“One of the questions we have to answer is whether this pandemic is going to allow us to have compassion for people who are suffering,” he said.

Church officials across the nation are expressing growing concern over the impact the coronavirus pandemic is having on African-Americans.

Bishop Shelton J. Fabre of Houma-Thibodaux, chairman of U.S. Conference of Catholic Bishops’ Ad Hoc Committee Against Racism; Archbishop Paul S. Coakley, chairman of USCCB’s Domestic Justice and Human Development; Archbishop Nelson J. Perez, chairman of the Committee on Cultural Diversity in the Church and Bishop Joseph N. Perry, chairman of Subcommittee on African-American Affairs, released a statement urging lawmakers to investigate how the situation became so devastating.

“Our hearts are wounded for the many souls mourned as African-American communities across the nation are being disproportionately infected with and dying from the virus that causes COVID-19. We raise our voices to urge state and national leaders to examine the generational and systemic structural conditions that make the new coronavirus especially deadly to African-American communities,” the statement read.

Yet, there are signs of hope, according to Father Cox.

“People are longing to hear the word of Christ,” he said. “When I look at my Easter Candle, I am reminded of Christ’s love.”

Article was updated on May 5 to include statement from U.S.Conference of Catholic Bishops.

2 thoughts on “How One Priest Is Helping African-Americans Cope With COVID-19

  1. As Co-Director in the Office of Sacred Music Ministry for the Parish of St. Martin de Porres, and recently appointed as the Administrative Assistant to Fr. Cox for the Vicariate Office of Black Catholic Concerns in the Diocese of Brooklyn, I am extremely glad that he is speaking truth to the glaring racial disparities facing Black Catholics in Brooklyn & Queens (and Black Americans in general), not just in the wake of this crisis, but as a comprehensive stain on this country’s history, to say nothing of its present sociopolitical climate. It is no secret that medical racism in America, particularly Anti-Blackness, is a long-standing component of the various challenges that racially marginalized communities face in this country. Not more than a week ago, Ms. Rana Mungin, a well-loved Black New York City teacher from Brooklyn, died from complications due to COVID-19. She was only 30 years old, and was dismissed twice from two (2) different Emergency Rooms prior to her death after complaining of symptoms. Ms. Mungin also had underlying health conditions, which led medical professionals from one hospital to suggest that her struggling to breathe and other physical ailments were signs of some sort of anxiety attack. As devastating as this is, it is nothing new for Black women in this city, and, by extension, all Black people who live in a country where their racial identity is seen as a secondary demographic – if that.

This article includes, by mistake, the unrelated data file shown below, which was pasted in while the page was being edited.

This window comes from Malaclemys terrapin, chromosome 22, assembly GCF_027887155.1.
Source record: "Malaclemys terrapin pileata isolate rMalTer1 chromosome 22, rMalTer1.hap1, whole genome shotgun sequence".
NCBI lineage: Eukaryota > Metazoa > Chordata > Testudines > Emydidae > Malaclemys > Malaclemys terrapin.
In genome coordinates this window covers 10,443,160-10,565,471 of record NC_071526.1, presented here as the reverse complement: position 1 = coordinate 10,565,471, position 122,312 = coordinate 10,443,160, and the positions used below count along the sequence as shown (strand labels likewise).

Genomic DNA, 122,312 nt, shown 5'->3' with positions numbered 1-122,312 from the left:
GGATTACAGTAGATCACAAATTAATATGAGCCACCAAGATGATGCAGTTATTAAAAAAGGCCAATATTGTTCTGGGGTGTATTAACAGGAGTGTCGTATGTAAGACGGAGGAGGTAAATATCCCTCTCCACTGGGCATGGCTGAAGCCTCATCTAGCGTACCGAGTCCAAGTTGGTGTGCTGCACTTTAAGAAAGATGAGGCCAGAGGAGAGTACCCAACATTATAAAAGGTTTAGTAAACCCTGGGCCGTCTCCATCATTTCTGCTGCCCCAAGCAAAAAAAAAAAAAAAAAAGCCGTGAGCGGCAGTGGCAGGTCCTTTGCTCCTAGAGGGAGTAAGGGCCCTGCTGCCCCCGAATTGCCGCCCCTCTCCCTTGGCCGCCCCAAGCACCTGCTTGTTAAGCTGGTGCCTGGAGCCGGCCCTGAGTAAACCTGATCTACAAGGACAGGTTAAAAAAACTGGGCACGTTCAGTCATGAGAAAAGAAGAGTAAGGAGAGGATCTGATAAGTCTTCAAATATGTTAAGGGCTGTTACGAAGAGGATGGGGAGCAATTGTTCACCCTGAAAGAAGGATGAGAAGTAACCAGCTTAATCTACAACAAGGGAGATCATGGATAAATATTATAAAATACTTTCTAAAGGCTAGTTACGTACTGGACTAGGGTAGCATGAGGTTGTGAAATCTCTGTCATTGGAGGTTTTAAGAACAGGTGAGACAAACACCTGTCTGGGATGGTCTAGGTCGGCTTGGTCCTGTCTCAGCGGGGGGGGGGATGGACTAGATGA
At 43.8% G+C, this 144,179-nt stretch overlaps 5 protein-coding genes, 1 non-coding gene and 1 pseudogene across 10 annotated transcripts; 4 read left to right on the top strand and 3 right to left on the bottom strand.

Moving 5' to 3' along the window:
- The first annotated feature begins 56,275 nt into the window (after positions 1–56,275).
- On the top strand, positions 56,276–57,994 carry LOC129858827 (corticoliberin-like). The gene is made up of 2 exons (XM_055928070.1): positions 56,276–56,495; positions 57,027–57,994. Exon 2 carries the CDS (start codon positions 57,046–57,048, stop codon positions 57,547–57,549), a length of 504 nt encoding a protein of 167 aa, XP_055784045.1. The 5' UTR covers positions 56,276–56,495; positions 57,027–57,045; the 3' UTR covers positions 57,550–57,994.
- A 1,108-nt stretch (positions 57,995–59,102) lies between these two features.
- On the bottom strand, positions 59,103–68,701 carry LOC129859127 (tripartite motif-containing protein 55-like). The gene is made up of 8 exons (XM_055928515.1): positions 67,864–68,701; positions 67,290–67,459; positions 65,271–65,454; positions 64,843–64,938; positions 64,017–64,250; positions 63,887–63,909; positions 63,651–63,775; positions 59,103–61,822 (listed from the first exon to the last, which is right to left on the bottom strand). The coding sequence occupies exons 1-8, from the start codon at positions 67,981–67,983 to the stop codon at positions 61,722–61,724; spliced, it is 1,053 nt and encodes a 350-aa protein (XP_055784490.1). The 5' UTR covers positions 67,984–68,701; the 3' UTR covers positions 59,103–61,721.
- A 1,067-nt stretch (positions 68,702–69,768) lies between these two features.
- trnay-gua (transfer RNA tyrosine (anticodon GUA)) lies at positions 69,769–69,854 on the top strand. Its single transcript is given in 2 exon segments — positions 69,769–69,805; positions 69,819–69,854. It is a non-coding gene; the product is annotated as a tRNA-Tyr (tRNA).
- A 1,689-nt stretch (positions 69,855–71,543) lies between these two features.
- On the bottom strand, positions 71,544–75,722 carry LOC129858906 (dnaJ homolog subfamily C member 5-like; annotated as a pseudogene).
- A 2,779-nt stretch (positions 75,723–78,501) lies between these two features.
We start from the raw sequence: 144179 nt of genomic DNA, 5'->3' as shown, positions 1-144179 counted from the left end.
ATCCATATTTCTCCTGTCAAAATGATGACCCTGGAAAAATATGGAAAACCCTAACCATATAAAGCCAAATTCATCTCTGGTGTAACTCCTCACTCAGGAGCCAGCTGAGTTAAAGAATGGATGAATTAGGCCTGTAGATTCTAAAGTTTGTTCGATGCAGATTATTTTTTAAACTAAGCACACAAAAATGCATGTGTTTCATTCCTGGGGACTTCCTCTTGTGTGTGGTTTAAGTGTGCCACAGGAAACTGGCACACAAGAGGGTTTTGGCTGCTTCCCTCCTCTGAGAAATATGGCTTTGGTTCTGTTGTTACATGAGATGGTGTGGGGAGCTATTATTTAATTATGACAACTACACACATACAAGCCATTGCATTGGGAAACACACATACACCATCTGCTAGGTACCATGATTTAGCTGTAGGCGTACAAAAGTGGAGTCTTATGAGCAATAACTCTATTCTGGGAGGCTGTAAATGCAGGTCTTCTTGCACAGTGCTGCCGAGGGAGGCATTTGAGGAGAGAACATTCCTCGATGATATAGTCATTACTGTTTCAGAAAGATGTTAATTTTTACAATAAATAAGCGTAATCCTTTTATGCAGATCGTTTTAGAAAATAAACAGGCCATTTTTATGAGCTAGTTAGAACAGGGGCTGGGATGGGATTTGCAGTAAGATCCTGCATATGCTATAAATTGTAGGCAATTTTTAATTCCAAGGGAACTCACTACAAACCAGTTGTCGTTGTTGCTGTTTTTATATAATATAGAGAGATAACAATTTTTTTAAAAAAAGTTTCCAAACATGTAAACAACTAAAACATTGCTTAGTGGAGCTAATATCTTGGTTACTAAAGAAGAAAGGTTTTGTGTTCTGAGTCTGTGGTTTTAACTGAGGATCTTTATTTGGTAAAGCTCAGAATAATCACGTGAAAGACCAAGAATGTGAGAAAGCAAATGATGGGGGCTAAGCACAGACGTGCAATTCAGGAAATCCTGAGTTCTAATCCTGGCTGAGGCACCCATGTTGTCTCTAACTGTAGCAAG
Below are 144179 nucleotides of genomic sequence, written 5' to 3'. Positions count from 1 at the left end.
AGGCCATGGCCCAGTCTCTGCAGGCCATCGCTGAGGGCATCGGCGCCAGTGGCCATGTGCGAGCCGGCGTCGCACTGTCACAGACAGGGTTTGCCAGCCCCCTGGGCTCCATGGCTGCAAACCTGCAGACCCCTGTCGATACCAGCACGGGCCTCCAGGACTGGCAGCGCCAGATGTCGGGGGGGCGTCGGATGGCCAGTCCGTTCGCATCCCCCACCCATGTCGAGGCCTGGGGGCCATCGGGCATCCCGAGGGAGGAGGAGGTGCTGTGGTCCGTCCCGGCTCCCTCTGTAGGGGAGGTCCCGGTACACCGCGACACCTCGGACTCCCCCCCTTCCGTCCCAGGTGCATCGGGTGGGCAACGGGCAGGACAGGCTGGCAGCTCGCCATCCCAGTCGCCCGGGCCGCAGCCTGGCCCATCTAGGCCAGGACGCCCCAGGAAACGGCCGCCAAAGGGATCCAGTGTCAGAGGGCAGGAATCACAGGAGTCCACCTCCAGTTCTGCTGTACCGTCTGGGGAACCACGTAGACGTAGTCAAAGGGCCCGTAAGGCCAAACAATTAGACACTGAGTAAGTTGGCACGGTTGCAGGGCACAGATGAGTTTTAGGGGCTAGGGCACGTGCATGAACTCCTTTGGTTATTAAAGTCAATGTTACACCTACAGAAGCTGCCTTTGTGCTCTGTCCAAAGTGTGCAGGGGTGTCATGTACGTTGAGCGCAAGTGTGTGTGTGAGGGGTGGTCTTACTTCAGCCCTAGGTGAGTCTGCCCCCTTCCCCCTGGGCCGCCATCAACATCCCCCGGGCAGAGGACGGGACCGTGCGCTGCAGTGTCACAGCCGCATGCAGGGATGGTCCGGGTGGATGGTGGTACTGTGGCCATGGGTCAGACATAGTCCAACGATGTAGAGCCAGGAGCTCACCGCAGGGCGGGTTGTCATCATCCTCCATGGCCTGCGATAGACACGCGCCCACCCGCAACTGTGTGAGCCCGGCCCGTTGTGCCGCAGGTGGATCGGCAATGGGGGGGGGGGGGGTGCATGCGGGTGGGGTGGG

As an AfroLatinx New Yorker raised by Irish Catholics, I understand all too well the devotion to one’s faith, but particularly as I have seen it expressed by Black Catholics in my Parish. However, faith alone cannot be the fulcrum by which Anti-Black racism is dismantled, especially at a time where the ill-effects of such discrimination have the clear potential to be an immediate death sentence for members of this community. If faith without works is dead, then it is responsibility of the majority demographic – white American Catholics in particular – to do the work of holding themselves and their peers accountable for the kinds of outcomes that stem from this vile form of bigotry and ignorance; moreover, they must be prepared make the kinds of sacrifices necessary to ensure the well-being of the most marginalized, if, for nothing else, as a testament to their commitment to justice as is evidenced by the public exhortation of their Catholic Christian beliefs.